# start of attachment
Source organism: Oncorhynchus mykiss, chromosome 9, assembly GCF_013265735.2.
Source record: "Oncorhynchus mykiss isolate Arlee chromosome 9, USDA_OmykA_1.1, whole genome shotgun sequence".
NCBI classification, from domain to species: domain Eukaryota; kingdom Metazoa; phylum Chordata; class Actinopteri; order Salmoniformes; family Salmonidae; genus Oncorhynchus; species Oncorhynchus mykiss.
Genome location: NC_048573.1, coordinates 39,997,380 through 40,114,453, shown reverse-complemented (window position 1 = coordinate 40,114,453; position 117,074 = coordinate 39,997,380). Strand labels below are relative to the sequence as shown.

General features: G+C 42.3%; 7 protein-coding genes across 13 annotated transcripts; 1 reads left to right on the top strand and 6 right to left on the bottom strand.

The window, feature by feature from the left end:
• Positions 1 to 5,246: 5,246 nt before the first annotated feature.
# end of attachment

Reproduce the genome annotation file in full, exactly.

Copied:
Source organism: Oncorhynchus mykiss, chromosome 9, assembly GCF_013265735.2.
Source record: "Oncorhynchus mykiss isolate Arlee chromosome 9, USDA_OmykA_1.1, whole genome shotgun sequence".
NCBI classification, from domain to species: domain Eukaryota; kingdom Metazoa; phylum Chordata; class Actinopteri; order Salmoniformes; family Salmonidae; genus Oncorhynchus; species Oncorhynchus mykiss.
Genome location: NC_048573.1, coordinates 39,997,380 through 40,114,453, shown reverse-complemented (window position 1 = coordinate 40,114,453; position 117,074 = coordinate 39,997,380). Strand labels below are relative to the sequence as shown.

General features: G+C 42.3%; 7 protein-coding genes across 13 annotated transcripts; 1 reads left to right on the top strand and 6 right to left on the bottom strand.

The window, feature by feature from the left end:
• Positions 1 to 5,246: 5,246 nt before the first annotated feature.